Two Japanese words are used for the name; "Taisho" meaning the "Team Leader" or "Captain" of a competition karate team, and "Do" meaning "Path" or "Way". This indicates that the Taisho-Do Karate group have two main points of focus, competition karate and traditional karate training.
Karate means "empty hand", and is a generic term for a range of striking/unarmed fighting systems based on ancient Japanese/Okinawan arts.
"Te" (hand) had been used by the Japanese for centuries to indicate a martial art based striking and kicking skills. Before "Kara-Te" was created as a general term, Japanese fighting systems were named after the location of the school, for example, Shuri-te was practiced in the city of Shuri.
In an attempt to popularise and spread the various skills within the many Te arts, a number of Japanese masters collaborated in the late 1800s/early 1900s to make their arts available to a wider audience. Set training drills and forms were agreed and it was Funokoshi Gichin who came up with the term "Kara-Te". Many people think that the "empty" part of "empty hand" means that you fight without weapons, using only your bare hands and feet. Though this is true, the "Kara" ideograph that is used means "spiritually" empty as opposed to "physically" empty. Funokoshi Gichin used this ideograph to show that karate was more than just kicking and punching, it was also a "Do".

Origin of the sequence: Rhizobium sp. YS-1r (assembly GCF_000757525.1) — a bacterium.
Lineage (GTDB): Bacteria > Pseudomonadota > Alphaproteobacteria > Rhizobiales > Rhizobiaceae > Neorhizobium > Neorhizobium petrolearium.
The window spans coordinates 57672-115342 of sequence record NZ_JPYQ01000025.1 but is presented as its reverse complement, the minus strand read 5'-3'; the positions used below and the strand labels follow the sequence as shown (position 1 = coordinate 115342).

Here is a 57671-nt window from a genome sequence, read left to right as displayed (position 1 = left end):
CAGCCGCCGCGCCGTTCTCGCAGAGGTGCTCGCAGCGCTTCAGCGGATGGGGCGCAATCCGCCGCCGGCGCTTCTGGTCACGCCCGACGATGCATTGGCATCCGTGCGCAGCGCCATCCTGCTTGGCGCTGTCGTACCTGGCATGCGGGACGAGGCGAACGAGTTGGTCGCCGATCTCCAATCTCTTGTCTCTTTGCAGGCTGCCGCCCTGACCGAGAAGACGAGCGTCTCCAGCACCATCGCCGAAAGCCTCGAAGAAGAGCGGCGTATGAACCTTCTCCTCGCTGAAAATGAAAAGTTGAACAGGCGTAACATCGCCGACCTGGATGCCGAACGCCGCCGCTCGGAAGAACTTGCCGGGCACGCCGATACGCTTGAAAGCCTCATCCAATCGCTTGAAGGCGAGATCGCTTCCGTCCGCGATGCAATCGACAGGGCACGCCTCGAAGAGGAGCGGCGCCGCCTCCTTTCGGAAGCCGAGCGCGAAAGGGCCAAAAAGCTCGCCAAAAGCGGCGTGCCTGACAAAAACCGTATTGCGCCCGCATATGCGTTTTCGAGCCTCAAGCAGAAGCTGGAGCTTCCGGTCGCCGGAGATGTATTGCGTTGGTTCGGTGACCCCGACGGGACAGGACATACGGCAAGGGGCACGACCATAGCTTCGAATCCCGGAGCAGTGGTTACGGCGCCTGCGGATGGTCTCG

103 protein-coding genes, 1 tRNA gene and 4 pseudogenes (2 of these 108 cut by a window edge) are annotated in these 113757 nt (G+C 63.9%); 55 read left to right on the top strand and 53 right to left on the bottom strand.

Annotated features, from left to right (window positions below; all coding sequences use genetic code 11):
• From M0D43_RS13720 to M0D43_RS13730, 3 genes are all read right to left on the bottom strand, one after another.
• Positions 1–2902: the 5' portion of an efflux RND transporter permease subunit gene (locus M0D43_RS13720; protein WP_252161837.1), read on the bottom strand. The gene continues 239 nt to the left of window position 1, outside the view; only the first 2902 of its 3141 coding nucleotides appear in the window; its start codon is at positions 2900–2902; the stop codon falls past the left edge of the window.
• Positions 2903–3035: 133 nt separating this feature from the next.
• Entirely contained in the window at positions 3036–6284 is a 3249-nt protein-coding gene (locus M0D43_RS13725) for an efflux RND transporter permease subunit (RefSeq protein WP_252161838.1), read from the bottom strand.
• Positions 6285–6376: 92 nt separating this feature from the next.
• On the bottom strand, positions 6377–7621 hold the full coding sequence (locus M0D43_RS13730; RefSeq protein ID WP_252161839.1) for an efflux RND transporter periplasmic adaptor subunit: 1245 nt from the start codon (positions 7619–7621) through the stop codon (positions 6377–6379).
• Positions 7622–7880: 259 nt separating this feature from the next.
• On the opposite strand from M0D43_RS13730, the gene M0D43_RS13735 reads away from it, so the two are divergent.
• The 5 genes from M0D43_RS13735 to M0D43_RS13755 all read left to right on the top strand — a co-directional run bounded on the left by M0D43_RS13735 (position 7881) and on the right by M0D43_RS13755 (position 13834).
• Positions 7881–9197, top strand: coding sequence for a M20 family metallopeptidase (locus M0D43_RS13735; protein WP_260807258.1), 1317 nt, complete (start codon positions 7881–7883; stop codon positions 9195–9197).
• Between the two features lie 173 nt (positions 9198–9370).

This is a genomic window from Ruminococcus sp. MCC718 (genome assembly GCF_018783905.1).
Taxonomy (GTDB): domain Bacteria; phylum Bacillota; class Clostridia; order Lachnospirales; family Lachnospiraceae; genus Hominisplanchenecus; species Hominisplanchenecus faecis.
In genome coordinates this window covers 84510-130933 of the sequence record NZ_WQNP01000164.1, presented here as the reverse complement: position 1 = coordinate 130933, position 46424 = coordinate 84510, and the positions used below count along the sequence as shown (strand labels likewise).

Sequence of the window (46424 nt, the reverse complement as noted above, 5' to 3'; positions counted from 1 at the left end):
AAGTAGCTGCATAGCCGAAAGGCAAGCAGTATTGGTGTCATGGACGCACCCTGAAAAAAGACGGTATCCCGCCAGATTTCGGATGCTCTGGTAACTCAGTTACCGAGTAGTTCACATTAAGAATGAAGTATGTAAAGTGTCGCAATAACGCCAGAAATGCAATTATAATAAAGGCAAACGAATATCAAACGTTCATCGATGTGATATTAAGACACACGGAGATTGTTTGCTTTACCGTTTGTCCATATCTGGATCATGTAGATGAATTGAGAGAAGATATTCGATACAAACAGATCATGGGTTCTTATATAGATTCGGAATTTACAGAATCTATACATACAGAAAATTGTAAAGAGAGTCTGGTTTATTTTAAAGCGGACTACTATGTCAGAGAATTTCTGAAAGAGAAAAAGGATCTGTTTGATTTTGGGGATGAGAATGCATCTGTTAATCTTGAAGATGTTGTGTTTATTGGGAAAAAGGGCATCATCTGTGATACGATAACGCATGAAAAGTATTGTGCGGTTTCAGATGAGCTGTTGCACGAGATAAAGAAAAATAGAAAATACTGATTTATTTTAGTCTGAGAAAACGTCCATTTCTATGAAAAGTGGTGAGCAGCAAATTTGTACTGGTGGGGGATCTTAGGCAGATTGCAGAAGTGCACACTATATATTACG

The word "Do" indicates that the system of fighting is not merely a collection of combat skills, but a system that also promotes a "way of life" or a "way of living". Judo, Karate(do), Aikido and similar Japanese martial arts promote courtesy, respect for self and others, discipline, self control and good manners.
The primary function of a "Do" art is to become a better person, the fighting /self defence aspect is merely one method used to become a better person.
For more information on the history of some of the main traditional karate styles please click the links below.